- In 1912, she married Svarstad and lived in London and Rome before returning to Norway. In 1919, while she was carrying her third child Undset went to live in Lillehammer for a short period with her two children.
- However, with the breakdown of her marriage, she decided to settle at Lillehammer for good. Within two years she had a large house of traditional Norwegian timber architecture built. Named ‘Bjerkebæk’, it became her home until the German aggression in 1940.
- Undset now had time and opportunity to fulfill her father’s aspirations. In 1919, she started her famous historical trilogy ‘Kristin Lavransdatter’. The last volume was published in 1922.
- Born to atheist parents she had been an agnostic till now. However, the First World War and the breakdown of her marriage created a crisis of faith in her. Two years later in 1924, she embraced Christianity and was received into the Roman Catholic Church.
- Soon enough, she embarked on her next project. Written in four volumes ‘Olav Audunssøn i Hestviken’ and ‘Olav Audunssøn og Hans Børn’ were published from 1925 to 1927.
- From 1929, she again started writing on contemporary Norway, especially its capital Kristiania. All these works contained string Roman Catholic elements. At the same time, she also published a few historical works and also translated quite a few Icelandic historical sagas into Norwegian language.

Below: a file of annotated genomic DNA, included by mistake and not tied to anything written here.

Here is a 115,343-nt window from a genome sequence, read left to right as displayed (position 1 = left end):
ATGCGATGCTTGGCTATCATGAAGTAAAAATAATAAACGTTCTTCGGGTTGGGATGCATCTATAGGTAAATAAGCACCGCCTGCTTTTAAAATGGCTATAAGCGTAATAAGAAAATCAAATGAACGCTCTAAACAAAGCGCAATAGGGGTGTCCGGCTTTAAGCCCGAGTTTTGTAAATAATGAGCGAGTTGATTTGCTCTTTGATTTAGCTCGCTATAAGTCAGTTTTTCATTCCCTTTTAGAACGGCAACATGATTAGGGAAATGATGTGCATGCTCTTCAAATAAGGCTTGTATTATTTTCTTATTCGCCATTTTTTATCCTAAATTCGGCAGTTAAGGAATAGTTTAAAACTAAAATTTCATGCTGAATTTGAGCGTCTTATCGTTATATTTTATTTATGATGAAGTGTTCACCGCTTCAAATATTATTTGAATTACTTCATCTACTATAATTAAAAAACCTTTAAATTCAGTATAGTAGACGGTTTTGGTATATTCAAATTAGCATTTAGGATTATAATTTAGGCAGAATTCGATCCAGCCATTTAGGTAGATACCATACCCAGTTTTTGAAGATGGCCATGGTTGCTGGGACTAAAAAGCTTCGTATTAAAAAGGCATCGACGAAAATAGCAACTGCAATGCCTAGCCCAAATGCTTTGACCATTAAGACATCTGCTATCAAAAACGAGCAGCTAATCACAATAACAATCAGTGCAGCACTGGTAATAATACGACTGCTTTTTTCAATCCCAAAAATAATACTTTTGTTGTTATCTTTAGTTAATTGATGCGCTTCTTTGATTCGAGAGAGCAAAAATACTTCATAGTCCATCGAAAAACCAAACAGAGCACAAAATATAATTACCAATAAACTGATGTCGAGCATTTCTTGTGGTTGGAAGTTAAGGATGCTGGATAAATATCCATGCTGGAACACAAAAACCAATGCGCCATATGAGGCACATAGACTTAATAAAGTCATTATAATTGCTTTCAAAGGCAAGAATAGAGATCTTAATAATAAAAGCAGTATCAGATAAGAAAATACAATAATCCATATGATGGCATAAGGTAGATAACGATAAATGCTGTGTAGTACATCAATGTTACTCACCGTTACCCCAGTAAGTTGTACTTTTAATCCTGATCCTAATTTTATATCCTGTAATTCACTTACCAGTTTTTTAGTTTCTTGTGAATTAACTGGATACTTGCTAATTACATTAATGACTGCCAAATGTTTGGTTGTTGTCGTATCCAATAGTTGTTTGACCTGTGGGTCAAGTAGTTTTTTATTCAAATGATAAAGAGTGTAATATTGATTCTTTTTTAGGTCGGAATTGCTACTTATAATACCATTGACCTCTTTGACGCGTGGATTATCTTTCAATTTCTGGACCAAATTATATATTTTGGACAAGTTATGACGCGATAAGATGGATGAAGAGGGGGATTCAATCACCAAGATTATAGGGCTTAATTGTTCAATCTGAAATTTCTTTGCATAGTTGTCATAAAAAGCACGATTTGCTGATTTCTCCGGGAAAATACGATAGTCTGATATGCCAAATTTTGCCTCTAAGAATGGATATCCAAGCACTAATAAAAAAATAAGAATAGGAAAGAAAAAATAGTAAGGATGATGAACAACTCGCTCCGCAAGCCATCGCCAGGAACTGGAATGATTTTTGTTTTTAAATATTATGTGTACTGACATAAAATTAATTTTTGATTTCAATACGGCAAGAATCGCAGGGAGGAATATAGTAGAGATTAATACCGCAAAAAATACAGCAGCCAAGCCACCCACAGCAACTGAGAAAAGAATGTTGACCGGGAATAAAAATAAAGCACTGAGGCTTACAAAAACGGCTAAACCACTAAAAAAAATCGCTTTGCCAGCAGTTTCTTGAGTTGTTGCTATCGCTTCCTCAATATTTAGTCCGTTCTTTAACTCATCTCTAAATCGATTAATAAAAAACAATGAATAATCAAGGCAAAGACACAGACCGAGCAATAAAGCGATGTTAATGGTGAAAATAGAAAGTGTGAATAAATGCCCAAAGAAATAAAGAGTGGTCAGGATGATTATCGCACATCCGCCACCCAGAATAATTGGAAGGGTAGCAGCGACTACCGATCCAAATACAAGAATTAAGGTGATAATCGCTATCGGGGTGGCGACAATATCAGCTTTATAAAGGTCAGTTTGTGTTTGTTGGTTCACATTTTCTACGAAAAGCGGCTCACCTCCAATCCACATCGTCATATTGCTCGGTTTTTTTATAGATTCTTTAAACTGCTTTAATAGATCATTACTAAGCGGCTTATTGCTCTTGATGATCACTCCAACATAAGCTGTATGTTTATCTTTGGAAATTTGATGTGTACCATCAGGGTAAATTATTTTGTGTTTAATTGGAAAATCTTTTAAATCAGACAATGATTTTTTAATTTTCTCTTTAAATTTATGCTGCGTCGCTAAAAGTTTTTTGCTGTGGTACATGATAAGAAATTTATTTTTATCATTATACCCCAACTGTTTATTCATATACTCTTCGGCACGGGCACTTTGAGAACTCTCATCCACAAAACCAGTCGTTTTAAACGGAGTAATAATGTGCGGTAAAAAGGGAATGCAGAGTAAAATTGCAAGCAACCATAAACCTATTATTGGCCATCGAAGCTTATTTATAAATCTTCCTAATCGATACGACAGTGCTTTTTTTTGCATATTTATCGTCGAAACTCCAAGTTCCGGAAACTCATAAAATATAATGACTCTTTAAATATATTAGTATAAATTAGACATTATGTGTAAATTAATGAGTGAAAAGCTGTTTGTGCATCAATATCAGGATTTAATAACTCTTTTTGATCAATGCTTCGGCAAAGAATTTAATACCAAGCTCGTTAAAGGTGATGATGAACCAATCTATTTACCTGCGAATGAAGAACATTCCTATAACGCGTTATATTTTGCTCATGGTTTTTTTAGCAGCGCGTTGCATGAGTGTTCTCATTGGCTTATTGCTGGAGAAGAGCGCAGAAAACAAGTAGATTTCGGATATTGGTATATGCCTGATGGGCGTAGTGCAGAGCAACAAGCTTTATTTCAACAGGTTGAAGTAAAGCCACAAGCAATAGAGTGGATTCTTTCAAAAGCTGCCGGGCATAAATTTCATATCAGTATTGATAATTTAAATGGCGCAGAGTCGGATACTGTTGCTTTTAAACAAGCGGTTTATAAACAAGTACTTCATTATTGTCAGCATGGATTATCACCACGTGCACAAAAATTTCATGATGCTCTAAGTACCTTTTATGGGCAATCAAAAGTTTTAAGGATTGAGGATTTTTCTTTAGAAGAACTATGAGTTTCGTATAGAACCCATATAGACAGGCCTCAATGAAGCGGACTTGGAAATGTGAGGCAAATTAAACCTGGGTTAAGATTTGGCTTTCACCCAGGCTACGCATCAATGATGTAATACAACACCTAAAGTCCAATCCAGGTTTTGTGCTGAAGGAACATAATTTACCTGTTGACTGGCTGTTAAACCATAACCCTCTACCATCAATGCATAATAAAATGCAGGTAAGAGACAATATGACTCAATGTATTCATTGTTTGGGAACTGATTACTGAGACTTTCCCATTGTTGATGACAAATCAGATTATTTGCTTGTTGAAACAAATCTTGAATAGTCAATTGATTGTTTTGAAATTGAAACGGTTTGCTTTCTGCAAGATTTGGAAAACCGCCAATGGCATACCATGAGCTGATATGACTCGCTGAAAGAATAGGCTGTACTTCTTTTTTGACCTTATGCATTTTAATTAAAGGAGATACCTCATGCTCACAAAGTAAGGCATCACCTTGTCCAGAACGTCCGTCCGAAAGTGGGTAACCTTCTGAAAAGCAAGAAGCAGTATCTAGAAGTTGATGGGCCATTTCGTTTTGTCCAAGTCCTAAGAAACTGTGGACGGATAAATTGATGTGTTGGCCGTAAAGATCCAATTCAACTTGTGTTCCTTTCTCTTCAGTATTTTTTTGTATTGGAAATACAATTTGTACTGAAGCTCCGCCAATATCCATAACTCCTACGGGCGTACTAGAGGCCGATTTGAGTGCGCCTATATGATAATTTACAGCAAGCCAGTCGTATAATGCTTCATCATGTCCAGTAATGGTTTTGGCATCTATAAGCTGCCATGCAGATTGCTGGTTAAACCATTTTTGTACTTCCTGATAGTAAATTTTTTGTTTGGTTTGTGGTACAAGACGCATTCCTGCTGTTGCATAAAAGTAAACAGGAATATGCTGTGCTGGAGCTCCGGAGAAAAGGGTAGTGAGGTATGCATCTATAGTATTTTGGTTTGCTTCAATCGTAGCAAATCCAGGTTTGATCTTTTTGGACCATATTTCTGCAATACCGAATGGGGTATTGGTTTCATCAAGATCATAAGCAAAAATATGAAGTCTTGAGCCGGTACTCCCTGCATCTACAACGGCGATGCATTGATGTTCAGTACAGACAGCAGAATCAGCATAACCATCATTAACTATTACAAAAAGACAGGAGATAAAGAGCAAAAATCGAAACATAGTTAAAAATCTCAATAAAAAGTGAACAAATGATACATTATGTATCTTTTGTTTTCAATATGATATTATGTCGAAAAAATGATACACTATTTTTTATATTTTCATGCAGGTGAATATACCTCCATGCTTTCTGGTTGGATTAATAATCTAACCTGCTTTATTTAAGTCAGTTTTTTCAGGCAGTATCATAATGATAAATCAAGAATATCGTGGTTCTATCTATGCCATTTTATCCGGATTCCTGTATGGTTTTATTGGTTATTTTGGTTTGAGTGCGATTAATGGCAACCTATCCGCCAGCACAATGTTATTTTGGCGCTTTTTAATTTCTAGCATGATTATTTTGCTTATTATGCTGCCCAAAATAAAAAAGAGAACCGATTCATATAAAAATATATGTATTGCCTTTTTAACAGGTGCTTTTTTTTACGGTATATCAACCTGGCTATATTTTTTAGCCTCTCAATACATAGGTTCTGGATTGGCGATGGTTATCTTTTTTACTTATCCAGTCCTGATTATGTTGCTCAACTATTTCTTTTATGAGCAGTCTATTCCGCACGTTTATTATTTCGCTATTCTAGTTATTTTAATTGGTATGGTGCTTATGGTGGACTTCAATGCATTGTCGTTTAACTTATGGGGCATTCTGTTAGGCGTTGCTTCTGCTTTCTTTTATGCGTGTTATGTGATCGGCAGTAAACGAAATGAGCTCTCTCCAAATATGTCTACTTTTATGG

- In 1934, she published an autobiographical work, ‘Eleven Years Old’. It depicts the first eleven years of her life. Later she started on a new historical novel set in 18th century Scandinavia. However, she could publish only the first volume ‘Madame Dorthea’ before the Second World War erupted.
- Since early 1930s, Undset had strongly criticized Hitler and so When Germany invaded Norway, she along with her younger son fled to Sweden, which was neutral in the war. While her eldest son joined Norwegian army her daughter had by then passed away. Later in 1940, they left Sweden for the United States of America.
- While living in exile, she tirelessly worked for the cause of the European Jews and also for the countries occupied by Axis forces through her writings and speeches. ‘Return to the Future’ (1942), and ‘Happy Times in Norway’ (1942) are two of her memorable works of this period. .